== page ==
What trends do you think have marked e-commerce in 2019 and will be key during 2020? Personalization, Customer Engagement, ChatBots, and AI have definitely been top topics in 2019.  For e-commerce, the lack of personal interaction with the customer is one of the major issues and causes of cart abandonment. This is the reason why […]
The post Ilaria Carboni (Oct8ne): while in a brick-and-mortar store there will always be a shop assistant attending the customer appeared first on ECN | E-Commerce Nation.

The Retail Summit 2020

The Retail Summit 10-11 March 2020 Atlantis, The Palm, Dubai www.theretailsummit.com  Taking place on 10-11 March 2020 in Dubai, The Retail Summit brings together senior executives from international retailers and parallel industries to create and debate the future of commerce. The Summit addresses urgent issues changing the global retail landscape and highlights the need for […]
The post The Retail Summit 2020 appeared first on ECN | E-Commerce Nation.

Building a Local Marketing Strategy for Franchises [Guide Sneak Peek]

Posted by MiriamEllis
A roller is a good tool for painting a house in big, broad strokes. But creating a masterpiece of art requires finer brushes.
Franchises face a unique challenge here: they know how to market at the national level, but often lack the detailed tools for reaching their local customers at a granular level. Google has stated that localization of search results is the greatest form of personalization they currently engage in. For franchises, where local sensitivity is lacking in the marketing plan, opportunity is being lost.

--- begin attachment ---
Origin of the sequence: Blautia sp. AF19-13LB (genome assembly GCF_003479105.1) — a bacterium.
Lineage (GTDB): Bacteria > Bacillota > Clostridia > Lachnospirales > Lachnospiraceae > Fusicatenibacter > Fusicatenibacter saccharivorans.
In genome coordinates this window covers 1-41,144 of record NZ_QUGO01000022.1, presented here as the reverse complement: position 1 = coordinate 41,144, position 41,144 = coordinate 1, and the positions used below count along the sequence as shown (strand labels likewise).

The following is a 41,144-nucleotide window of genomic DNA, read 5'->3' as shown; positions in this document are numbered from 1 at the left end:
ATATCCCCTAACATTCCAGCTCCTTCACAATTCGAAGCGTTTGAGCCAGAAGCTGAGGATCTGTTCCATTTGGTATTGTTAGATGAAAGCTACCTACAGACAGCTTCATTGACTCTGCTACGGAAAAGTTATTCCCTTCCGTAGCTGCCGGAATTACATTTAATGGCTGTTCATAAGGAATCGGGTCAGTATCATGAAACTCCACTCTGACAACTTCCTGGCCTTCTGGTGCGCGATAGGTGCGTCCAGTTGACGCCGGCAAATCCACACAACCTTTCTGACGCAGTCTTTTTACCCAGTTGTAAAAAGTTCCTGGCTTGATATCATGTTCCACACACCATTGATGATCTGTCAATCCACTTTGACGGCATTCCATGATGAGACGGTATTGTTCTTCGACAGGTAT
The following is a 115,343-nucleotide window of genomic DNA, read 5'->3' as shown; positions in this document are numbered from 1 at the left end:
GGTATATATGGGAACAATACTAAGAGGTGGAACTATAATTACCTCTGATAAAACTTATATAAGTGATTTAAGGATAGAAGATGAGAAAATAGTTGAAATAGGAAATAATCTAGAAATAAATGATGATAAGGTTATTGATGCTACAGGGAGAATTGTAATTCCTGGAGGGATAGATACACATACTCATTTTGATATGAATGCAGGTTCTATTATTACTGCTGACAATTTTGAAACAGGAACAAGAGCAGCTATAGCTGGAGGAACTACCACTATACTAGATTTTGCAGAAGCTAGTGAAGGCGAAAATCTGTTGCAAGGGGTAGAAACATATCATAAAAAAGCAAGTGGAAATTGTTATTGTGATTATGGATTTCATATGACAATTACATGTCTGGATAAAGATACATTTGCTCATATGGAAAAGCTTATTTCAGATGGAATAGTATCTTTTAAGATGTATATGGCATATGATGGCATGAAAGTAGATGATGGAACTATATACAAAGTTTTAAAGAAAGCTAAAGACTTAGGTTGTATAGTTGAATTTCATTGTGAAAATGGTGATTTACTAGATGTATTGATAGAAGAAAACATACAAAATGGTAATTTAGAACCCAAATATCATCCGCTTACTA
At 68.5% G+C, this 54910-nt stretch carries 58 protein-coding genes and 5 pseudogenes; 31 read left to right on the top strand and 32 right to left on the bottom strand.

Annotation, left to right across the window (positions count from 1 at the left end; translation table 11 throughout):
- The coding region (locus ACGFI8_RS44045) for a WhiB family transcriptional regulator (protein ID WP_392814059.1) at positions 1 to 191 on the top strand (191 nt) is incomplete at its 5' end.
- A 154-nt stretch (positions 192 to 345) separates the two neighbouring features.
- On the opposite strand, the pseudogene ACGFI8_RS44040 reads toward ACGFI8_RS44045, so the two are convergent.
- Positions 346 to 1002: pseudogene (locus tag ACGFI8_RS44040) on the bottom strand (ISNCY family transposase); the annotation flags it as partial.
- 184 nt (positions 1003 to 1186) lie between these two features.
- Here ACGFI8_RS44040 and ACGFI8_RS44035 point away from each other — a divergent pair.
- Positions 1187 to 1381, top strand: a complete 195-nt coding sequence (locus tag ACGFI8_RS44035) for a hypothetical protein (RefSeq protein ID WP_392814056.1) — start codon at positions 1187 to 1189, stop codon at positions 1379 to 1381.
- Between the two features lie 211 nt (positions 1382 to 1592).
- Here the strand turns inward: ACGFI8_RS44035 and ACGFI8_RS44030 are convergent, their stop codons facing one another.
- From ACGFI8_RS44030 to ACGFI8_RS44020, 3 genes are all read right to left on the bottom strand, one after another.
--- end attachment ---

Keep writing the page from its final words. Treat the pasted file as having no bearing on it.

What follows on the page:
Don’t settle for this. Know that less-motivated competitors are losing this opportunity, too. This creates a large, blank canvas for a franchise you’re marketing to paint a new picture which takes state, regional and community nuances into account.
One famous example of localized marketing is McDonald’s offering SPAM in Hawaii and green chile cheeseburgers in New Mexico. For your franchise, it could revolve around customizing content for regional language differences (sub sandwich vs. po’ boy), or knowing when to promote seasonal merchandise at which locations (California vs. North Dakota weather).
What you need is marketing plan capable of scaling from national priorities to hyperlocal customers. Want the complete strategy now?
Get The Practical Guide to Franchise Marketing
From paint roller to sumi-e brush: A franchise marketing plan
Today, we’ll explore the basics of getting to know your local customers, so that your national franchise can customize how you serve them. Build a strategy around the following:
Your step-by-step guide to how to create a local marketing strategy
Finding your target audience
First, you need to understand who your customers are. If you have an existing franchise, you can do this fairly easily by simply observing or asking them. You might run an online survey, or you might do some quick spot interviews right in your place of business. What you want to work out is: